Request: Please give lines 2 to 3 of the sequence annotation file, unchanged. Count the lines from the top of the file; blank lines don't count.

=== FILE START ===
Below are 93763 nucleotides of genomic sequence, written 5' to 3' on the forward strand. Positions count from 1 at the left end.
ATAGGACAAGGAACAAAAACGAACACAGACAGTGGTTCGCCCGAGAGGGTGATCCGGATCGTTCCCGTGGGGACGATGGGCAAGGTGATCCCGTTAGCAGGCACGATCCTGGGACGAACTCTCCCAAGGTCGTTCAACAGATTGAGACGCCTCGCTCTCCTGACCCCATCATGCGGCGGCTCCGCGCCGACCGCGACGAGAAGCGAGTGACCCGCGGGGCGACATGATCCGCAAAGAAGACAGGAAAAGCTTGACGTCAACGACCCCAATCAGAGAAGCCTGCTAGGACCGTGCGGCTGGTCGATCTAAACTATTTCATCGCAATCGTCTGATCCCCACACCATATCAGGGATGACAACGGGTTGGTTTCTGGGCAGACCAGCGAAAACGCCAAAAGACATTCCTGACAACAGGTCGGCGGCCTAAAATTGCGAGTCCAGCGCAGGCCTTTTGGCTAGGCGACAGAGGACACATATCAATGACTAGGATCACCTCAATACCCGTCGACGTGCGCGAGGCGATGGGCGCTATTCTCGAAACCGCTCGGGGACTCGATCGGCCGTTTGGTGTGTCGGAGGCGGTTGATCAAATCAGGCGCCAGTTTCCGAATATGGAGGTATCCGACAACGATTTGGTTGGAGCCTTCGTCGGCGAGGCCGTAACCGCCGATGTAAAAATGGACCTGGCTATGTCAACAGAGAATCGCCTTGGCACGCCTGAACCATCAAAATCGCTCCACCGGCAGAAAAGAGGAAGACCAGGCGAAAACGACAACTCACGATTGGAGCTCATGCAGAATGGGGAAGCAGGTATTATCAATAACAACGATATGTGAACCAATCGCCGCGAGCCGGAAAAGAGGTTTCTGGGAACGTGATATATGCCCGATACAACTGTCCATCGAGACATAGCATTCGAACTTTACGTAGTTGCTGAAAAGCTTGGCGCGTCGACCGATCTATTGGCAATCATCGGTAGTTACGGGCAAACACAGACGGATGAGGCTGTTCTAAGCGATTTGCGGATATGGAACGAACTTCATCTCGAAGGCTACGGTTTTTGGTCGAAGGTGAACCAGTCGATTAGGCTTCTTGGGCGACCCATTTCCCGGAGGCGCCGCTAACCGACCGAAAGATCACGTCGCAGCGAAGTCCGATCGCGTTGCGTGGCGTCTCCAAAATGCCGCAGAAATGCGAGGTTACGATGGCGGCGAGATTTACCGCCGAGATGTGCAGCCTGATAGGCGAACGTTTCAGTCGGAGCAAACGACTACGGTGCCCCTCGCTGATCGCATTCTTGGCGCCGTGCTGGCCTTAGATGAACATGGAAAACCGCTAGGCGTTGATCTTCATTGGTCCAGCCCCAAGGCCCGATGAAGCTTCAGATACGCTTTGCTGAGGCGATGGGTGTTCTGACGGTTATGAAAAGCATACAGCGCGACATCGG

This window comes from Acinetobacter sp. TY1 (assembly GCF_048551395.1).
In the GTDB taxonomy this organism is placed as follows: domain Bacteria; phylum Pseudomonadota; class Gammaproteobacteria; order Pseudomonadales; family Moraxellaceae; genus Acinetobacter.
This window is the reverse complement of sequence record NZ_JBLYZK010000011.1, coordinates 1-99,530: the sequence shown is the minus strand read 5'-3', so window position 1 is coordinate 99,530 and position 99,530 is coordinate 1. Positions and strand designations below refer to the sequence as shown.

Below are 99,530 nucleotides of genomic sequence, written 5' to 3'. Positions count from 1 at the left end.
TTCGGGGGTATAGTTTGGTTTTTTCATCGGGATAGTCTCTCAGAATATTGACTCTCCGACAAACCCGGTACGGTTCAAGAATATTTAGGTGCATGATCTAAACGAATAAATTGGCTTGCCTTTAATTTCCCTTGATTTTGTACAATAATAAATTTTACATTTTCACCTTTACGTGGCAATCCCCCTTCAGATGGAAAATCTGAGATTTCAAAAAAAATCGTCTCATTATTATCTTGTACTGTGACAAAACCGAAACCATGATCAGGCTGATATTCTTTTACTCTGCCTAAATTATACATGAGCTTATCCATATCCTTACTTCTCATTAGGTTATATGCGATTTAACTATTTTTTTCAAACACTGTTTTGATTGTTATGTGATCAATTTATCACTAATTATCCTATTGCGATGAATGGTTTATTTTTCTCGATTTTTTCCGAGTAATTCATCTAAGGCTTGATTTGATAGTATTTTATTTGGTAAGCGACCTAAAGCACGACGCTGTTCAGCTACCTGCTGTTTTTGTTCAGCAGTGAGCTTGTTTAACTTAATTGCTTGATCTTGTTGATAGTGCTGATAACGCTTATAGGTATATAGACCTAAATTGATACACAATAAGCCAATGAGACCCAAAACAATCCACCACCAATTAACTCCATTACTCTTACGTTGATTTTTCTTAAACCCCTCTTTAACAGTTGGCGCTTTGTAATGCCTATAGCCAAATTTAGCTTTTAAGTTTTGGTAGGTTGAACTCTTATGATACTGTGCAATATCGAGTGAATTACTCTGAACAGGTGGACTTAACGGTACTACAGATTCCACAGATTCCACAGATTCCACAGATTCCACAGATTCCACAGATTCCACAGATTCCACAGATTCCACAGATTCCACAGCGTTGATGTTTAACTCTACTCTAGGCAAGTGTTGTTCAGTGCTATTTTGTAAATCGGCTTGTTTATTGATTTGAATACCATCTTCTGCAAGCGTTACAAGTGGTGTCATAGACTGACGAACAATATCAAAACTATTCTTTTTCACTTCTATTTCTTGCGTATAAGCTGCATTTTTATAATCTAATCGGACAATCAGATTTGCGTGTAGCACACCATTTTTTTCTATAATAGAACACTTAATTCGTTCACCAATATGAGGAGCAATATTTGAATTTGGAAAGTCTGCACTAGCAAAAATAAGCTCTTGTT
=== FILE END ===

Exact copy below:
ATAGGACAAGGAACAAAAACGAACACAGACAGTGGTTCGCCCGAGAGGGTGATCCGGATCGTTCCCGTGGGGACGATGGGCAAGGTGATCCCGTTAGCAGGCACGATCCTGGGACGAACTCTCCCAAGGTCGTTCAACAGATTGAGACGCCTCGCTCTCCTGACCCCATCATGCGGCGGCTCCGCGCCGACCGCGACGAGAAGCGAGTGACCCGCGGGGCGACATGATCCGCAAAGAAGACAGGAAAAGCTTGACGTCAACGACCCCAATCAGAGAAGCCTGCTAGGACCGTGCGGCTGGTCGATCTAAACTATTTCATCGCAATCGTCTGATCCCCACACCATATCAGGGATGACAACGGGTTGGTTTCTGGGCAGACCAGCGAAAACGCCAAAAGACATTCCTGACAACAGGTCGGCGGCCTAAAATTGCGAGTCCAGCGCAGGCCTTTTGGCTAGGCGACAGAGGACACATATCAATGACTAGGATCACCTCAATACCCGTCGACGTGCGCGAGGCGATGGGCGCTATTCTCGAAACCGCTCGGGGACTCGATCGGCCGTTTGGTGTGTCGGAGGCGGTTGATCAAATCAGGCGCCAGTTTCCGAATATGGAGGTATCCGACAACGATTTGGTTGGAGCCTTCGTCGGCGAGGCCGTAACCGCCGATGTAAAAATGGACCTGGCTATGTCAACAGAGAATCGCCTTGGCACGCCTGAACCATCAAAATCGCTCCACCGGCAGAAAAGAGGAAGACCAGGCGAAAACGACAACTCACGATTGGAGCTCATGCAGAATGGGGAAGCAGGTATTATCAATAACAACGATATGTGAACCAATCGCCGCGAGCCGGAAAAGAGGTTTCTGGGAACGTGATATATGCCCGATACAACTGTCCATCGAGACATAGCATTCGAACTTTACGTAGTTGCTGAAAAGCTTGGCGCGTCGACCGATCTATTGGCAATCATCGGTAGTTACGGGCAAACACAGACGGATGAGGCTGTTCTAAGCGATTTGCGGATATGGAACGAACTTCATCTCGAAGGCTACGGTTTTTGGTCGAAGGTGAACCAGTCGATTAGGCTTCTTGGGCGACCCATTTCCCGGAGGCGCCGCTAACCGACCGAAAGATCACGTCGCAGCGAAGTCCGATCGCGTTGCGTGGCGTCTCCAAAATGCCGCAGAAATGCGAGGTTACGATGGCGGCGAGATTTACCGCCGAGATGTGCAGCCTGATAGGCGAACGTTTCAGTCGGAGCAAACGACTACGGTGCCCCTCGCTGATCGCATTCTTGGCGCCGTGCTGGCCTTAGATGAACATGGAAAACCGCTAGGCGTTGATCTTCATTGGTCCAGCCCCAAGGCCCGATGAAGCTTCAGATACGCTTTGCTGAGGCGATGGGTGTTCTGACGGTTATGAAAAGCATACAGCGCGACATCGG

This window comes from Acinetobacter sp. TY1 (assembly GCF_048551395.1).